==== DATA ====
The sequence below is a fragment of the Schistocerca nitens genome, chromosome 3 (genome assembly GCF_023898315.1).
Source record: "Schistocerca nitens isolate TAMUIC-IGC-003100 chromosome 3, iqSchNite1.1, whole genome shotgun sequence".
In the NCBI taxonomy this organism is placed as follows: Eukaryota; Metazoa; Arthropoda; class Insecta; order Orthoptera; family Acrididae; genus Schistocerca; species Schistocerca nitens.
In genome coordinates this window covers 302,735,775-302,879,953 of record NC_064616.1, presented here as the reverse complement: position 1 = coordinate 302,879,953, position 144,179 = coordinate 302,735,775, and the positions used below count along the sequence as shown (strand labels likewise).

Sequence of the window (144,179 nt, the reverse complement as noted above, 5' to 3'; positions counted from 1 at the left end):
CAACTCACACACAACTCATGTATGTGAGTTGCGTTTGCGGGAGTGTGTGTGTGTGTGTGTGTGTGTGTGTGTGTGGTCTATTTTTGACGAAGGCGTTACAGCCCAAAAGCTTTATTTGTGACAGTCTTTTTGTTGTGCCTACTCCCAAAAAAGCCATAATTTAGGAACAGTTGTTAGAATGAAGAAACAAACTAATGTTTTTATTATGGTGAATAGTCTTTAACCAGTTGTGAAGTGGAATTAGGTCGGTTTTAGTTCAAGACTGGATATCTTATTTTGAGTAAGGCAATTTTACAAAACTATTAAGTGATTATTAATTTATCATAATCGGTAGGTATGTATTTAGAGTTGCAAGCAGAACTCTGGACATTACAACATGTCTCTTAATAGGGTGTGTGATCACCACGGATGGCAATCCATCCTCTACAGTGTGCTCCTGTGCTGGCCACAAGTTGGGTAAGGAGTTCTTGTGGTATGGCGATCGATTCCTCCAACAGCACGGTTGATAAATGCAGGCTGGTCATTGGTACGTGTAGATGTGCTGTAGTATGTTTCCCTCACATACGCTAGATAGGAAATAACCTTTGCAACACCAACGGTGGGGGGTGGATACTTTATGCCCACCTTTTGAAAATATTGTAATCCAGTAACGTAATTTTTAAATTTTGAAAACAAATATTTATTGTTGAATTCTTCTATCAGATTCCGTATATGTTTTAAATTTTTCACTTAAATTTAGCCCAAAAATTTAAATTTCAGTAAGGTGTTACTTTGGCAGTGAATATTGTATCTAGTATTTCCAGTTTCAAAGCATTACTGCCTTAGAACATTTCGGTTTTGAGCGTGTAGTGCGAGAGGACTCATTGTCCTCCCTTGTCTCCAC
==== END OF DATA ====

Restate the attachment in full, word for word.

The sequence below is a fragment of the Schistocerca nitens genome, chromosome 3 (genome assembly GCF_023898315.1).
Source record: "Schistocerca nitens isolate TAMUIC-IGC-003100 chromosome 3, iqSchNite1.1, whole genome shotgun sequence".
In the NCBI taxonomy this organism is placed as follows: Eukaryota; Metazoa; Arthropoda; class Insecta; order Orthoptera; family Acrididae; genus Schistocerca; species Schistocerca nitens.
In genome coordinates this window covers 302,735,775-302,879,953 of record NC_064616.1, presented here as the reverse complement: position 1 = coordinate 302,879,953, position 144,179 = coordinate 302,735,775, and the positions used below count along the sequence as shown (strand labels likewise).

Sequence of the window (144,179 nt, the reverse complement as noted above, 5' to 3'; positions counted from 1 at the left end):
CAACTCACACACAACTCATGTATGTGAGTTGCGTTTGCGGGAGTGTGTGTGTGTGTGTGTGTGTGTGTGTGTGTGGTCTATTTTTGACGAAGGCGTTACAGCCCAAAAGCTTTATTTGTGACAGTCTTTTTGTTGTGCCTACTCCCAAAAAAGCCATAATTTAGGAACAGTTGTTAGAATGAAGAAACAAACTAATGTTTTTATTATGGTGAATAGTCTTTAACCAGTTGTGAAGTGGAATTAGGTCGGTTTTAGTTCAAGACTGGATATCTTATTTTGAGTAAGGCAATTTTACAAAACTATTAAGTGATTATTAATTTATCATAATCGGTAGGTATGTATTTAGAGTTGCAAGCAGAACTCTGGACATTACAACATGTCTCTTAATAGGGTGTGTGATCACCACGGATGGCAATCCATCCTCTACAGTGTGCTCCTGTGCTGGCCACAAGTTGGGTAAGGAGTTCTTGTGGTATGGCGATCGATTCCTCCAACAGCACGGTTGATAAATGCAGGCTGGTCATTGGTACGTGTAGATGTGCTGTAGTATGTTTCCCTCACATACGCTAGATAGGAAATAACCTTTGCAACACCAACGGTGGGGGGTGGATACTTTATGCCCACCTTTTGAAAATATTGTAATCCAGTAACGTAATTTTTAAATTTTGAAAACAAATATTTATTGTTGAATTCTTCTATCAGATTCCGTATATGTTTTAAATTTTTCACTTAAATTTAGCCCAAAAATTTAAATTTCAGTAAGGTGTTACTTTGGCAGTGAATATTGTATCTAGTATTTCCAGTTTCAAAGCATTACTGCCTTAGAACATTTCGGTTTTGAGCGTGTAGTGCGAGAGGACTCATTGTCCTCCCTTGTCTCCAC